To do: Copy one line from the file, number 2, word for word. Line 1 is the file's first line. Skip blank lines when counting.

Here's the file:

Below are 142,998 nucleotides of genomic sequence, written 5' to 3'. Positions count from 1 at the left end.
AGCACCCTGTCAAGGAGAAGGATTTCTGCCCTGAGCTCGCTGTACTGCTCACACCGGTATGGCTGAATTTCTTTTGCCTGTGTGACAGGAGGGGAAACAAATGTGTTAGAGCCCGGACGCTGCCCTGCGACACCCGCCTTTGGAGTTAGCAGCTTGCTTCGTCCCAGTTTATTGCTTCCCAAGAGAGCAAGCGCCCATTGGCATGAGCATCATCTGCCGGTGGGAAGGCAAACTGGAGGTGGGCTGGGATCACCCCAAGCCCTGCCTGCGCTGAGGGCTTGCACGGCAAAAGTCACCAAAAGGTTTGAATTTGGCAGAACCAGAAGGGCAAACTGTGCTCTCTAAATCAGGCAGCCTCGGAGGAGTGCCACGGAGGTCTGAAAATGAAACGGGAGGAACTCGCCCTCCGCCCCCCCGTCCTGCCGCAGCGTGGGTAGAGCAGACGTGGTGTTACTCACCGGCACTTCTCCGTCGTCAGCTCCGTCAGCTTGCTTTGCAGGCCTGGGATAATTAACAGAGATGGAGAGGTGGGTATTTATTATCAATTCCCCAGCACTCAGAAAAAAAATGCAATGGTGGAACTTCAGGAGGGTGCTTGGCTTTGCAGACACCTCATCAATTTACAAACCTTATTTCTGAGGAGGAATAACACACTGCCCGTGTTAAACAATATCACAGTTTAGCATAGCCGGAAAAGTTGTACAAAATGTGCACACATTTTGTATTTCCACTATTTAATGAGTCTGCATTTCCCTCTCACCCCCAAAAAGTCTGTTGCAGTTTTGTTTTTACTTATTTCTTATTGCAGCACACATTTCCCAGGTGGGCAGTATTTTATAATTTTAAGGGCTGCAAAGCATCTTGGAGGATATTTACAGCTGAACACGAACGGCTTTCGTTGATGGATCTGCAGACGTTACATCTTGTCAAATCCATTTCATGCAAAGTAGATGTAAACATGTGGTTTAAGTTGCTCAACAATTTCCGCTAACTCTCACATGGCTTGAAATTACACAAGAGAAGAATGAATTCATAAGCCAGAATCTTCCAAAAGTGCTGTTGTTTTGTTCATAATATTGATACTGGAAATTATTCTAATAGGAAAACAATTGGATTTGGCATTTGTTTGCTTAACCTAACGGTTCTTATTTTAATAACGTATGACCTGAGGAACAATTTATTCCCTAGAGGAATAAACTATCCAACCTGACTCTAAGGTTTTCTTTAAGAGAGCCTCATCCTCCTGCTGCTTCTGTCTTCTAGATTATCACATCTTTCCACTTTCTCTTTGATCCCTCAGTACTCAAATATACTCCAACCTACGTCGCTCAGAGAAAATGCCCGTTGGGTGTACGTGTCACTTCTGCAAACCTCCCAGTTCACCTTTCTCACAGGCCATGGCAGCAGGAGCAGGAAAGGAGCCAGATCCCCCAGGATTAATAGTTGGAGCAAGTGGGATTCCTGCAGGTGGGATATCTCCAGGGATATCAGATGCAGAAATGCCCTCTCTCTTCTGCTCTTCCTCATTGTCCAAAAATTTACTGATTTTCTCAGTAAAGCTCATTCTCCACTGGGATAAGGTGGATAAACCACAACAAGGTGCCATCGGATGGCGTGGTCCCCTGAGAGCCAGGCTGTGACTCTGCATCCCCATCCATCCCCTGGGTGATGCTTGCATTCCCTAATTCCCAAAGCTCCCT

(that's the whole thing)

AGCACCCTGTCAAGGAGAAGGATTTCTGCCCTGAGCTCGCTGTACTGCTCACACCGGTATGGCTGAATTTCTTTTGCCTGTGTGACAGGAGGGGAAACAAATGTGTTAGAGCCCGGACGCTGCCCTGCGACACCCGCCTTTGGAGTTAGCAGCTTGCTTCGTCCCAGTTTATTGCTTCCCAAGAGAGCAAGCGCCCATTGGCATGAGCATCATCTGCCGGTGGGAAGGCAAACTGGAGGTGGGCTGGGATCACCCCAAGCCCTGCCTGCGCTGAGGGCTTGCACGGCAAAAGTCACCAAAAGGTTTGAATTTGGCAGAACCAGAAGGGCAAACTGTGCTCTCTAAATCAGGCAGCCTCGGAGGAGTGCCACGGAGGTCTGAAAATGAAACGGGAGGAACTCGCCCTCCGCCCCCCCGTCCTGCCGCAGCGTGGGTAGAGCAGACGTGGTGTTACTCACCGGCACTTCTCCGTCGTCAGCTCCGTCAGCTTGCTTTGCAGGCCTGGGATAATTAACAGAGATGGAGAGGTGGGTATTTATTATCAATTCCCCAGCACTCAGAAAAAAAATGCAATGGTGGAACTTCAGGAGGGTGCTTGGCTTTGCAGACACCTCATCAATTTACAAACCTTATTTCTGAGGAGGAATAACACACTGCCCGTGTTAAACAATATCACAGTTTAGCATAGCCGGAAAAGTTGTACAAAATGTGCACACATTTTGTATTTCCACTATTTAATGAGTCTGCATTTCCCTCTCACCCCCAAAAAGTCTGTTGCAGTTTTGTTTTTACTTATTTCTTATTGCAGCACACATTTCCCAGGTGGGCAGTATTTTATAATTTTAAGGGCTGCAAAGCATCTTGGAGGATATTTACAGCTGAACACGAACGGCTTTCGTTGATGGATCTGCAGACGTTACATCTTGTCAAATCCATTTCATGCAAAGTAGATGTAAACATGTGGTTTAAGTTGCTCAACAATTTCCGCTAACTCTCACATGGCTTGAAATTACACAAGAGAAGAATGAATTCATAAGCCAGAATCTTCCAAAAGTGCTGTTGTTTTGTTCATAATATTGATACTGGAAATTATTCTAATAGGAAAACAATTGGATTTGGCATTTGTTTGCTTAACCTAACGGTTCTTATTTTAATAACGTATGACCTGAGGAACAATTTATTCCCTAGAGGAATAAACTATCCAACCTGACTCTAAGGTTTTCTTTAAGAGAGCCTCATCCTCCTGCTGCTTCTGTCTTCTAGATTATCACATCTTTCCACTTTCTCTTTGATCCCTCAGTACTCAAATATACTCCAACCTACGTCGCTCAGAGAAAATGCCCGTTGGGTGTACGTGTCACTTCTGCAAACCTCCCAGTTCACCTTTCTCACAGGCCATGGCAGCAGGAGCAGGAAAGGAGCCAGATCCCCCAGGATTAATAGTTGGAGCAAGTGGGATTCCTGCAGGTGGGATATCTCCAGGGATATCAGATGCAGAAATGCCCTCTCTCTTCTGCTCTTCCTCATTGTCCAAAAATTTACTGATTTTCTCAGTAAAGCTCATTCTCCACTGGGATAAGGTGGATAAACCACAACAAGGTGCCATCGGATGGCGTGGTCCCCTGAGAGCCAGGCTGTGACTCTGCATCCCCATCCATCCCCTGGGTGATGCTTGCATTCCCTAATTCCCAAAGCTCCCT